State v. Boone

Annotate this Case

220 Kan. 758 (1976)

556 P.2d 864

STATE OF KANSAS, Appellee, v. RICHARD B. BOONE, Appellant.

No. 48,266

Supreme Court of Kansas.

Opinion filed November 6, 1976.

James D. Hopper, of Wichita, argued the cause and was on the brief for appellant.

Christopher A. Randall, assistant district attorney, argued the cause, and Curt T. Schneider, attorney general, Keith Sanborn, district attorney, and Robert L. Kennedy, Jr., assistant district attorney, were on the brief for appellee.

The opinion of the court was delivered by

FATZER,, C.J.:

This is an appeal from a conviction by jury of aggravated robbery (K.S.A. 21-3427).

*760 At approximately 2:15 a.m. on August 9, 1974, two masked individuals entered the Town & Country Market at 600 South Oliver. One wore a fatigue jacket and what appeared to be a gas mask and brandished a double barreled sawed off shotgun. The other's head was covered with a ski mask. One store employee and a customer were in the store. Within a few minutes, the robbers took the money from a cash register, the safe and from the customer's purse and fled.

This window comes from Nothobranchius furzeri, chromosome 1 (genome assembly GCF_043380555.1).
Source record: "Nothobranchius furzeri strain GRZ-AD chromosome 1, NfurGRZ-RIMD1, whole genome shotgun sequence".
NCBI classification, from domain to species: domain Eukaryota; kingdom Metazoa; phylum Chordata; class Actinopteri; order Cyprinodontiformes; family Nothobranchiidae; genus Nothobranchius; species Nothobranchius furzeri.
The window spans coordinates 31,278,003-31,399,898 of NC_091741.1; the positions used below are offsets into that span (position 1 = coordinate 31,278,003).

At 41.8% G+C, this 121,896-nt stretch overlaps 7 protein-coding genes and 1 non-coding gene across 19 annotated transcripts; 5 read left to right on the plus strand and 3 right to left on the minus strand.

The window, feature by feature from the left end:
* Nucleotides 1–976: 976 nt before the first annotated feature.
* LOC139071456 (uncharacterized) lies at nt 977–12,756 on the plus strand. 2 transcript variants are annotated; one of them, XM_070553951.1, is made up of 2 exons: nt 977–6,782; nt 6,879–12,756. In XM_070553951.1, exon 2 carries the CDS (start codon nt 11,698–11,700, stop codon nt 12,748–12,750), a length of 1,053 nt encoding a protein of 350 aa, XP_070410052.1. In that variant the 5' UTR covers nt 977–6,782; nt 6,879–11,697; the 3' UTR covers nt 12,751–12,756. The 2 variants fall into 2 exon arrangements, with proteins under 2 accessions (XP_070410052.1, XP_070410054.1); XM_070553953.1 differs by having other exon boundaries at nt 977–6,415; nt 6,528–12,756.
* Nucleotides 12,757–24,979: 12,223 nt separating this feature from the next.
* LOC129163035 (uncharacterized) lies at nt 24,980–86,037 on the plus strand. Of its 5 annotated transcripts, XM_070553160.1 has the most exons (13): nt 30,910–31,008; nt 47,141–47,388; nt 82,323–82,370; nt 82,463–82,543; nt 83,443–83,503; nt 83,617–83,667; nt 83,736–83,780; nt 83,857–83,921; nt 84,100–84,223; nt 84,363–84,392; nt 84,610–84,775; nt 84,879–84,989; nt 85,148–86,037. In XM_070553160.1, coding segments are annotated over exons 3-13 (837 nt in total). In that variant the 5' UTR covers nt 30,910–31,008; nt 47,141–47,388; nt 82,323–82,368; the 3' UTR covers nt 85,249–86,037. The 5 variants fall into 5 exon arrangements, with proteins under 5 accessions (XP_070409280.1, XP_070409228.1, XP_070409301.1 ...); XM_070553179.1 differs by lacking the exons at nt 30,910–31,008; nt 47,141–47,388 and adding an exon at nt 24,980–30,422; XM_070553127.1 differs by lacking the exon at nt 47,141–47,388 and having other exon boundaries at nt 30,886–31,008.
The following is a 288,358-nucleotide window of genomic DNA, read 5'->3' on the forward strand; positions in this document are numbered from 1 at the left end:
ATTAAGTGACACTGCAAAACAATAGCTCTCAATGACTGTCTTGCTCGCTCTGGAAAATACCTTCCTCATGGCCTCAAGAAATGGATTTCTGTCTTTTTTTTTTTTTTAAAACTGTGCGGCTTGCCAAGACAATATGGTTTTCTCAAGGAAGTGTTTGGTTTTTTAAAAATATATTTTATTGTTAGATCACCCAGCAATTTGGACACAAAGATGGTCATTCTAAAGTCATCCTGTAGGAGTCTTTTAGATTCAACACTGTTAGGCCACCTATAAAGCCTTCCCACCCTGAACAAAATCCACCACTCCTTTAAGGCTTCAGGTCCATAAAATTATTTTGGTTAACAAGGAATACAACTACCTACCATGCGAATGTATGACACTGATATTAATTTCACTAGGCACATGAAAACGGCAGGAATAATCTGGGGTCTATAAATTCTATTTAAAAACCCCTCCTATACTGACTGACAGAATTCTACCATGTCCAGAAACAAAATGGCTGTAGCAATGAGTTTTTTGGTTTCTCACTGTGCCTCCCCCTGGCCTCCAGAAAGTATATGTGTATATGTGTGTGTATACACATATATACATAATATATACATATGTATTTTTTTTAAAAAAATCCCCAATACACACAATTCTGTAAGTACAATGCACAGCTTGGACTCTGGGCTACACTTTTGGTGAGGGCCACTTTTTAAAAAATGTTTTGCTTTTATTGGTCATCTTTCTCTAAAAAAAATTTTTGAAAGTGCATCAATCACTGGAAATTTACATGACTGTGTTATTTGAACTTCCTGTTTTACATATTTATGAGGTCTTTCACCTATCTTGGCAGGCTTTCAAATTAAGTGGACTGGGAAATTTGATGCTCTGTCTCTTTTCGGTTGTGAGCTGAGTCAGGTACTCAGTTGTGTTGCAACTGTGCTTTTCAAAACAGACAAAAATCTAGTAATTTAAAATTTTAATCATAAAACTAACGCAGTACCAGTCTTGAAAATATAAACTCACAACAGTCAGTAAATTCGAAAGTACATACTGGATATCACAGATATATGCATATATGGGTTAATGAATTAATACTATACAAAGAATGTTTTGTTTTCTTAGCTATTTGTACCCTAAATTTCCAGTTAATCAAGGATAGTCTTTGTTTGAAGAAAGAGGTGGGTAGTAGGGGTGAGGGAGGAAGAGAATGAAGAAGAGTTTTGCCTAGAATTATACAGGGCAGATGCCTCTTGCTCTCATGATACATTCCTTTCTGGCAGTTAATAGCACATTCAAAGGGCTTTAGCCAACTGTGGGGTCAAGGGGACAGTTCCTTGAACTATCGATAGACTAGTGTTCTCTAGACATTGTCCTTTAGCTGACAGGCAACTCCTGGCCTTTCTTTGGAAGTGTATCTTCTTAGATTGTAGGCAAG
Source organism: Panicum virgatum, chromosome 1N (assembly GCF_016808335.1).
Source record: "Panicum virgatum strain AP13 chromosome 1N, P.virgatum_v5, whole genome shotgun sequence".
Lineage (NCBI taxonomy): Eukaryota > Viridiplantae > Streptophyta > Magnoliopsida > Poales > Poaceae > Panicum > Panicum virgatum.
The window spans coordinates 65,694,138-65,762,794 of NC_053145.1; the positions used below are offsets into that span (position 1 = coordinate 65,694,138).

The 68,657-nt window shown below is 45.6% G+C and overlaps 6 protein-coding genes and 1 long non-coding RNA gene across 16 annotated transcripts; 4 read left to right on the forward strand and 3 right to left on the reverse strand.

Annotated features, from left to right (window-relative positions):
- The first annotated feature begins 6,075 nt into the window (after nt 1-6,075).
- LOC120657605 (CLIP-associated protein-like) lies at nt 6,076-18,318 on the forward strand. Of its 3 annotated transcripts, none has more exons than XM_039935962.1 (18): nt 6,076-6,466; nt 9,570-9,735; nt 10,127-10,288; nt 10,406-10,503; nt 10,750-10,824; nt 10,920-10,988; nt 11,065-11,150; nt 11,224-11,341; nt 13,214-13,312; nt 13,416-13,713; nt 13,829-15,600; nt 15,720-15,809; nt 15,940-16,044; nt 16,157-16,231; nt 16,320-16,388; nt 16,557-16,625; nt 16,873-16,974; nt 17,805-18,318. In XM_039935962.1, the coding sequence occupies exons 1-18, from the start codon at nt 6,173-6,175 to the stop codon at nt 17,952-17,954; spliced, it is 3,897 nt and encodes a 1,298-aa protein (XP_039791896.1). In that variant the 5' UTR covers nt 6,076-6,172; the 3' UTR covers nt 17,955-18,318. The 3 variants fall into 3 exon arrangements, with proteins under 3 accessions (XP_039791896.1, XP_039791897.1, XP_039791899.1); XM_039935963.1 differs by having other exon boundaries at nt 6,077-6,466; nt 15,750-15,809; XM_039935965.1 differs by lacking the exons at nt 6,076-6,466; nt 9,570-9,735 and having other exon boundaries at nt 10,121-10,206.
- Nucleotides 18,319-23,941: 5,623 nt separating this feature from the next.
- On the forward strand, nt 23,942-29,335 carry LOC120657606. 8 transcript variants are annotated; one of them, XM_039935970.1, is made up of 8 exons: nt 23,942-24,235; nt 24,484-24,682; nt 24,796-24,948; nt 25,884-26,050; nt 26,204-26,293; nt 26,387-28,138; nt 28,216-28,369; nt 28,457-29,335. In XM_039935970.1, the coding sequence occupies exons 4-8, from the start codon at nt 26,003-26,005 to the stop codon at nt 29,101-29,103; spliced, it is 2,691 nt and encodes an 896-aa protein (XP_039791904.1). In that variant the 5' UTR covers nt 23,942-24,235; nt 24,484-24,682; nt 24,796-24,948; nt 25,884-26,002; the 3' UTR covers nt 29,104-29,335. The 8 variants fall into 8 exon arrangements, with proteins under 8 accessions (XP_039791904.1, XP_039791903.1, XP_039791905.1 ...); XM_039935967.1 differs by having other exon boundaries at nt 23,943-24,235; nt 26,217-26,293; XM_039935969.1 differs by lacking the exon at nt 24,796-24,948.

At 2:30 a.m., Wichita Police Officers Meyers and Knard, who were patrolling in the general area, were notified of the robbery. They drove to the robbery scene, and after conferring briefly with another officer already there, started circulating in the area. In a few minutes, the robbers' description came over the radio: two white males, one believed blond wearing a gas mask and army fatigue jacket; the second was larger and wore a dark colored ski mask. After a few more minutes the officers decided to return to a residence in the same area of the city where at approximately 2:00 a.m. that morning, they had seen the defendant Richard Boone coming out of the house as they drove by. They thought he had left the address in a tan stationwagon. The officers knew Boone had been involved in prior robberies and thought he might have been involved in this one.